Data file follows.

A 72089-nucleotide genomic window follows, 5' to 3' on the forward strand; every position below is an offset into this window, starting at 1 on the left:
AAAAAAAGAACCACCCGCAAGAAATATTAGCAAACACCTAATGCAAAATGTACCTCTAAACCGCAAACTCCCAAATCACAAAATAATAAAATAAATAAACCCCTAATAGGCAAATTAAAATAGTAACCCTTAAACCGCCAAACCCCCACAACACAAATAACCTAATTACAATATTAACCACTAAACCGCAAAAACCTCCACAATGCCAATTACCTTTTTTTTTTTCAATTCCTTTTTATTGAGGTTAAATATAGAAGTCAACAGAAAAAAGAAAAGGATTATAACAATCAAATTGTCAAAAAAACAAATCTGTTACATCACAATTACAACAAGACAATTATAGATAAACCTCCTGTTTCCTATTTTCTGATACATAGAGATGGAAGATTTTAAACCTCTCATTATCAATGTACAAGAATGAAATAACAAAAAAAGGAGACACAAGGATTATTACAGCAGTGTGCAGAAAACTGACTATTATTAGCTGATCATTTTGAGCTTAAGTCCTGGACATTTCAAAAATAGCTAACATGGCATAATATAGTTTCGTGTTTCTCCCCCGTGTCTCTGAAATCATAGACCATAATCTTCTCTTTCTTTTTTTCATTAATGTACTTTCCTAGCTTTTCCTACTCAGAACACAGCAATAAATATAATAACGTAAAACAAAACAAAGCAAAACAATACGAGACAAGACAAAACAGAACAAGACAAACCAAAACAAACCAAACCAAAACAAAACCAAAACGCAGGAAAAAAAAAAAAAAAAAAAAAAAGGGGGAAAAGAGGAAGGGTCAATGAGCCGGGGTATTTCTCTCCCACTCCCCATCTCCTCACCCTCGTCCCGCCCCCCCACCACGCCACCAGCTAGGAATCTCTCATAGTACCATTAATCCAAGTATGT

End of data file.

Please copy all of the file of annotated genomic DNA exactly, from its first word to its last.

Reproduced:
A 72089-nucleotide genomic window follows, 5' to 3' on the forward strand; every position below is an offset into this window, starting at 1 on the left:
AAAAAAAGAACCACCCGCAAGAAATATTAGCAAACACCTAATGCAAAATGTACCTCTAAACCGCAAACTCCCAAATCACAAAATAATAAAATAAATAAACCCCTAATAGGCAAATTAAAATAGTAACCCTTAAACCGCCAAACCCCCACAACACAAATAACCTAATTACAATATTAACCACTAAACCGCAAAAACCTCCACAATGCCAATTACCTTTTTTTTTTTCAATTCCTTTTTATTGAGGTTAAATATAGAAGTCAACAGAAAAAAGAAAAGGATTATAACAATCAAATTGTCAAAAAAACAAATCTGTTACATCACAATTACAACAAGACAATTATAGATAAACCTCCTGTTTCCTATTTTCTGATACATAGAGATGGAAGATTTTAAACCTCTCATTATCAATGTACAAGAATGAAATAACAAAAAAAGGAGACACAAGGATTATTACAGCAGTGTGCAGAAAACTGACTATTATTAGCTGATCATTTTGAGCTTAAGTCCTGGACATTTCAAAAATAGCTAACATGGCATAATATAGTTTCGTGTTTCTCCCCCGTGTCTCTGAAATCATAGACCATAATCTTCTCTTTCTTTTTTTCATTAATGTACTTTCCTAGCTTTTCCTACTCAGAACACAGCAATAAATATAATAACGTAAAACAAAACAAAGCAAAACAATACGAGACAAGACAAAACAGAACAAGACAAACCAAAACAAACCAAACCAAAACAAAACCAAAACGCAGGAAAAAAAAAAAAAAAAAAAAAAAGGGGGAAAAGAGGAAGGGTCAATGAGCCGGGGTATTTCTCTCCCACTCCCCATCTCCTCACCCTCGTCCCGCCCCCCCACCACGCCACCAGCTAGGAATCTCTCATAGTACCATTAATCCAAGTATGT